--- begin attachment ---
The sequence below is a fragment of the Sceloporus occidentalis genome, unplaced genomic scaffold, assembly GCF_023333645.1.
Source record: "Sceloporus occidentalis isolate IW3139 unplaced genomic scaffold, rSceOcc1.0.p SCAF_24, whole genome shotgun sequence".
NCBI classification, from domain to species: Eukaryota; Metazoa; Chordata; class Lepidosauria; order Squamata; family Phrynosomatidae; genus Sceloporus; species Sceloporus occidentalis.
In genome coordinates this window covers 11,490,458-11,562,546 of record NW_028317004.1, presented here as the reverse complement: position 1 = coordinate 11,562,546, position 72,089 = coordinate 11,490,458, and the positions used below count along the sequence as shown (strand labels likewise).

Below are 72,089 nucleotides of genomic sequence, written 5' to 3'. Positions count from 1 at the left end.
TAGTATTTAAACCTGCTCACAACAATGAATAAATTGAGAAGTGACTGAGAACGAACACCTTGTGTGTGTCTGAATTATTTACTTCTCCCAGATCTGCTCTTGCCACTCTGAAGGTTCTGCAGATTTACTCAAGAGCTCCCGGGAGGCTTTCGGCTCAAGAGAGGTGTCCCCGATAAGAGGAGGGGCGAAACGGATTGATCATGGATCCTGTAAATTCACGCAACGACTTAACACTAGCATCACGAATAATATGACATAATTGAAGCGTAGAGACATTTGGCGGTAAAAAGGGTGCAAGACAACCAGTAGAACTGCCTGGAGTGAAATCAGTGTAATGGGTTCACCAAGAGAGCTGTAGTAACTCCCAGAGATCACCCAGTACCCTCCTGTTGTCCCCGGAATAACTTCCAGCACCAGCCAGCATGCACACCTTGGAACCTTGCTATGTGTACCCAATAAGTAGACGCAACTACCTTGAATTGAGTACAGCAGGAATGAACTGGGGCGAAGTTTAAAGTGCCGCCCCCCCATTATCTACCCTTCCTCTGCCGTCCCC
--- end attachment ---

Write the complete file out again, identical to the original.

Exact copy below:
The sequence below is a fragment of the Sceloporus occidentalis genome, unplaced genomic scaffold, assembly GCF_023333645.1.
Source record: "Sceloporus occidentalis isolate IW3139 unplaced genomic scaffold, rSceOcc1.0.p SCAF_24, whole genome shotgun sequence".
NCBI classification, from domain to species: Eukaryota; Metazoa; Chordata; class Lepidosauria; order Squamata; family Phrynosomatidae; genus Sceloporus; species Sceloporus occidentalis.
In genome coordinates this window covers 11,490,458-11,562,546 of record NW_028317004.1, presented here as the reverse complement: position 1 = coordinate 11,562,546, position 72,089 = coordinate 11,490,458, and the positions used below count along the sequence as shown (strand labels likewise).

Below are 72,089 nucleotides of genomic sequence, written 5' to 3'. Positions count from 1 at the left end.
TAGTATTTAAACCTGCTCACAACAATGAATAAATTGAGAAGTGACTGAGAACGAACACCTTGTGTGTGTCTGAATTATTTACTTCTCCCAGATCTGCTCTTGCCACTCTGAAGGTTCTGCAGATTTACTCAAGAGCTCCCGGGAGGCTTTCGGCTCAAGAGAGGTGTCCCCGATAAGAGGAGGGGCGAAACGGATTGATCATGGATCCTGTAAATTCACGCAACGACTTAACACTAGCATCACGAATAATATGACATAATTGAAGCGTAGAGACATTTGGCGGTAAAAAGGGTGCAAGACAACCAGTAGAACTGCCTGGAGTGAAATCAGTGTAATGGGTTCACCAAGAGAGCTGTAGTAACTCCCAGAGATCACCCAGTACCCTCCTGTTGTCCCCGGAATAACTTCCAGCACCAGCCAGCATGCACACCTTGGAACCTTGCTATGTGTACCCAATAAGTAGACGCAACTACCTTGAATTGAGTACAGCAGGAATGAACTGGGGCGAAGTTTAAAGTGCCGCCCCCCCATTATCTACCCTTCCTCTGCCGTCCCC